Action through partnership

Through a core commitment to the values of human rights, the rule of law, and justice, the Coalition for the ICC is focused on results and long-term systemic change in the fight for global justice for war crimes, crimes against humanity and genocide.

We work in partnership to integrate international justice goals into existing and evolving structures of global and national governance.

We bridge the traditionally separate tracks of government diplomacy and civil society advocacy to utilize official and other strategic connections to produce more effective outcomes. This partnership between political structures and civil society is largely unprecedented at the global level.

Advocating for universal Rome Statute ratification and implementation

In order to ensure that victims all over the world have access to justice, the Rome Statute system must continue to broaden its membership. Every additional state that ratifies the Rome Statute extends the reach of the ICC’s jurisdiction (which is limited to the territory or nationals of states parties), increases the number of nations obligated to cooperate with the ICC (thus also reducing the number of safe havens to which suspects may flee), and spurs the political and financial strengthening of the Court.

The Coalition has campaigned for universal ratification and implementation of the Rome Statute since 1998. Activities undertaken include writing letters to heads of state and other dignitaries, social media campaigns, the organization of meetings with members and between civil society, government officials, parliamentarians, and the ICC, and outreach to the media.

The more than 120 ratifications of and accession to the Rome Statute achieved to date are truly significant. 

The ICC is designed to be a “court of last resort,” leaving the primary responsibility of exercising jurisdiction over alleged perpetrators to national legal systems. The ICC can only act when states are unwilling or unable to exercise their own jurisdiction.

This principle, known as complementarity, can only work if states actively participate in the process at a number of levels. Complementarity requires that states ratify or accede to the Rome Statute; enact laws to facilitate full cooperation with the ICC; incorporate the crimes and general legal principles of the Rome Statute into domestic legislation; and prosecute these crimes under national laws whenever possible. The implementation process can have a positive impact on national legal systems, leading to better national laws, an increase in national prosecutions, and stronger human rights and due process protections. In this way, the Rome Statute system and the process of implementation has a significant impact beyond just the ICC itself.

The Coalition supports positive complementarity initiatives, such as projects that promote awareness of the RS system including the responsibility to investigate and prosecute; capacity-building projects at the national level that develop the expertise of judges, police, prosecutors, immigration authorities; sharing best practices and lessons-learned; and identifying international legal experts to review draft implementing legislation.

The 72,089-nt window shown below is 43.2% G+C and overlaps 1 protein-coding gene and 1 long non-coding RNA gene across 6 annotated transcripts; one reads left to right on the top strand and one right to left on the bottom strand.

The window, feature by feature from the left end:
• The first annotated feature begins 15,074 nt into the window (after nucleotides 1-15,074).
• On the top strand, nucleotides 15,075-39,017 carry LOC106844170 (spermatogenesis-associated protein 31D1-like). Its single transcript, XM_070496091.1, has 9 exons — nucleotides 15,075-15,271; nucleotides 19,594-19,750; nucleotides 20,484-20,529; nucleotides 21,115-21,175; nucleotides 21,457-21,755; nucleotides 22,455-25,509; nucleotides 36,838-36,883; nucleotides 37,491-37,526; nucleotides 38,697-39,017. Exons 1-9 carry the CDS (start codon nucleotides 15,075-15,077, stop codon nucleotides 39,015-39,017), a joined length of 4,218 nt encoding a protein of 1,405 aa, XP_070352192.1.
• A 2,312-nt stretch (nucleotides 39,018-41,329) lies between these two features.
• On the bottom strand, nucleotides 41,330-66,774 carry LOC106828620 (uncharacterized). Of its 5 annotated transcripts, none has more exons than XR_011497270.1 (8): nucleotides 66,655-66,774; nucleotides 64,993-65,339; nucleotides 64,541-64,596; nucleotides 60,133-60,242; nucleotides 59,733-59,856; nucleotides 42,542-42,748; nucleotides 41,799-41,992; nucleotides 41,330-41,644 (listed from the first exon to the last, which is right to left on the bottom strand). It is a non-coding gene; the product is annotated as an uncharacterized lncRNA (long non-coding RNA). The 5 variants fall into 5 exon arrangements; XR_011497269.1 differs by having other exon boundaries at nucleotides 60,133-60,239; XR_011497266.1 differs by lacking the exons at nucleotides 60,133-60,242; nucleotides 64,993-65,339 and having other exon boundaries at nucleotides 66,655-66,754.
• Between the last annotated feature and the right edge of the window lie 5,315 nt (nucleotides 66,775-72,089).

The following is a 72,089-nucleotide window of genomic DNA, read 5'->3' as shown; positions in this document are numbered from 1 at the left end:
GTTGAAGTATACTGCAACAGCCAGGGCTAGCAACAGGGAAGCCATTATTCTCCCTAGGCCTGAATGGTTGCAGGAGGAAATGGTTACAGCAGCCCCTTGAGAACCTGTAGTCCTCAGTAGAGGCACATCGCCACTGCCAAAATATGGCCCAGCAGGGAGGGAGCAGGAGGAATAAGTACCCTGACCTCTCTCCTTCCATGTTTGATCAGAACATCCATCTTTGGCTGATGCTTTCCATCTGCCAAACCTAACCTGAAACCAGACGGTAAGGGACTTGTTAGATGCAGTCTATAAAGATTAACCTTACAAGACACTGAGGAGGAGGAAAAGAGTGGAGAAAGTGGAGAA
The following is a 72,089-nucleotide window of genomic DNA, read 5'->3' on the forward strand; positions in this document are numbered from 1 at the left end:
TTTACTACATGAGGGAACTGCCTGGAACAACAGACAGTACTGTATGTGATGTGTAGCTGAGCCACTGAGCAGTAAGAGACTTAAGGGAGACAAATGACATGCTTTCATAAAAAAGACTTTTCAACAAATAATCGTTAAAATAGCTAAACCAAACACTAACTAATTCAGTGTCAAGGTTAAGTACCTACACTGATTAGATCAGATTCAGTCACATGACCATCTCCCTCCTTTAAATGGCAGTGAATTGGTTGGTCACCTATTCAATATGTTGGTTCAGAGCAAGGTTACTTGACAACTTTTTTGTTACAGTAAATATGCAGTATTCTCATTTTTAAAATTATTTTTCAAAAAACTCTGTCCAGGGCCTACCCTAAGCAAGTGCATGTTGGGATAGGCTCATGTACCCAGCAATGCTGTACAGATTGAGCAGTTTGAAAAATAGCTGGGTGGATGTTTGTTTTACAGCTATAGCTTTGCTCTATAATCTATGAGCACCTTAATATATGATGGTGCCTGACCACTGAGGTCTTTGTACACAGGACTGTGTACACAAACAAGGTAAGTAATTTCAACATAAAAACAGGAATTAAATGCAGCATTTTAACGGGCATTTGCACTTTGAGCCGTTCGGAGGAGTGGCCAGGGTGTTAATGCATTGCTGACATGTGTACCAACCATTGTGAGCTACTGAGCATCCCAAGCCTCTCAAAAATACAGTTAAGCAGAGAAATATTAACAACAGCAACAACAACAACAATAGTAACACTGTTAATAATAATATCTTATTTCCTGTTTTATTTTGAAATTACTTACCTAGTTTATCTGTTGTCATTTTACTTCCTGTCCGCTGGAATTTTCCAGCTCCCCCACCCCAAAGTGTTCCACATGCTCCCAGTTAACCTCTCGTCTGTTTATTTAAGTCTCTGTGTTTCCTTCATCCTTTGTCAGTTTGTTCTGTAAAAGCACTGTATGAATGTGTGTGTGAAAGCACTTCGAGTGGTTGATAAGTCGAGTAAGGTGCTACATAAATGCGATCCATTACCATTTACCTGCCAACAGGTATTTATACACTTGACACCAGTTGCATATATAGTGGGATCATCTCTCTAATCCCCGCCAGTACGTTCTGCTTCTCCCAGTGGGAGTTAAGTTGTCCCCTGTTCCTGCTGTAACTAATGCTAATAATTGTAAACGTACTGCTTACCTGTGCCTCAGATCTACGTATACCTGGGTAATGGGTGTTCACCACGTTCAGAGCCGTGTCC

Read more about our Campaign for Global Justice

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Promoting a fair, effective, and independent ICC

For the Rome Statute system to be most effective, the organs and structures of the ICC must operate independently, transparently, and fairly.

The Coalition addresses these challenges by:

  • Ensuring the ICC's operations comply with the highest standards of fairness, effectiveness, and independence; 
  • Advancing the nomination and election of the most qualified officials within the system and ensuring the most independent and transparent elections process;
  • Providing substantive, independent, and objective input into the work of the ASP and facilitating regular consultative meetings between NGOs and the ICC;
  • Coordinating civil society's input to the ICC and its organs on issues related to policies and regulations (including investigations, budget, victims' rights, defense, field offices, communications and outreach, obligations of states parties, and ASP duties); and 
  • Promoting strong relations among the ICC, state parties, international and regional organizations such as the United Nations and African Union. 
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Achieving greater state cooperation in the Rome Statute system

The success of the ICC depends on the strong support of those who brought it into existence: governments. With no police force, the ICC relies on state support and cooperation to ensure that its decisions are enforced, that suspects are arrested, victims and witnesses protected, and voluntary agreements are in place. Uneven state cooperation in the execution of arrest warrants continues to hinder the delivery of justice to victims of atrocities

We work to ensure ICC member states live up to their obligations to fully cooperate with the ICC and its decisions, including by ensuring national laws are line with the Rome Statute, ratification of the Agreement on Privileges and Immunities of the ICC, tracking ICC fugitives, taking legal action in national courts to ensure arrests are made, and much more.